I researched and wrote over 20 articles ranging from 2000-10,000 words exploring various marketing concepts from a fresh perspective: the mobile channel. The series, called Thought Bubbles by Rapide (the Moments of Truth company) goes to prospective clients and insiders at its conferences and events. Here’s a taste of one of the early ones.
Thought Bubble 2: Minding what Matters
The context in which customers talk about you is as important as what they say – and much marketing research, from focus groups to questionnaires, leads to unhelpful conclusions because it imposes an unnatural context. Reducing three common biases can help marketers increase the honesty, accuracy, and usefulness of information collected.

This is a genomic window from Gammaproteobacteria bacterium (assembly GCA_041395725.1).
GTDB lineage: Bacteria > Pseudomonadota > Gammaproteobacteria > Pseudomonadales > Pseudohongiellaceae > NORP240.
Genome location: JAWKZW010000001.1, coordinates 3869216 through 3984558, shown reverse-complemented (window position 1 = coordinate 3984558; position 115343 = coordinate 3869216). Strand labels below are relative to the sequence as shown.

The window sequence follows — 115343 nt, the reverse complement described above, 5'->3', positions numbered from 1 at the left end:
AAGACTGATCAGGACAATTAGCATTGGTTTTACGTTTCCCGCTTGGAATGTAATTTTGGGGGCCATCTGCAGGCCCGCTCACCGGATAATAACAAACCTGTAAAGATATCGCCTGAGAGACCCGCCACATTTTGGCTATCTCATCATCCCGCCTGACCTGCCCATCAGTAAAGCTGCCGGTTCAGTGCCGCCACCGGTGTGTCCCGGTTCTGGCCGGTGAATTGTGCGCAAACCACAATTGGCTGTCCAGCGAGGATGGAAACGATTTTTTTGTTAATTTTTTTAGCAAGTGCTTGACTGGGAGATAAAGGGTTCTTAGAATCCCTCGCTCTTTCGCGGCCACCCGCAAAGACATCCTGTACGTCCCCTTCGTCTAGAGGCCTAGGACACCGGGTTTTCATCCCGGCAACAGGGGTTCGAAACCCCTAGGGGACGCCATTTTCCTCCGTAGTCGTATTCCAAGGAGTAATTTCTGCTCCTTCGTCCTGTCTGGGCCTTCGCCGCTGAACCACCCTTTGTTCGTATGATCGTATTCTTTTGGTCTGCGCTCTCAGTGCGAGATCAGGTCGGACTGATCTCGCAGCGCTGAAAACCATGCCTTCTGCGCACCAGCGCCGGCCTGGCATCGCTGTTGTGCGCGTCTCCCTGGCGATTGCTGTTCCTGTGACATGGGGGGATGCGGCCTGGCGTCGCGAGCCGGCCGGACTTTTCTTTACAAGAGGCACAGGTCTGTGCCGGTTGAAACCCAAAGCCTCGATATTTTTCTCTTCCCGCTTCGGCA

You’d expect art gallery curators to be good at framing. But if you thought that meant inserting canvasses into gilt-edged rectangles, you’d be wrong. “Framing” means much more: it’s the act of deciding what context to present the art in.
And with something as subjective and cultural as art, context matters. Graffiti on a Jerusalem wall shifts context when its tag belongs to outlaw artist Banksy. Outside of a Paris gallery, a masterpiece by Marcel DuChamp is just… a toilet. And your photographs of a supermarket’s tinned foods aisle will probably fetch less at auction than Warhol’s.
In marketing – an equally subjective and cultural area – we’re much less good at understanding context. From the aftersales checklist presented by a smiling rep, to the Comment Postcard optioning “Poor, Fair, Good, Very Good, or Excellent” (see the bias there?) we constantly create a context that produces what’s most pleasant to hear.
And if you’re genuinely interested in what customers think – because you want to improve your services with it – that’s a problem.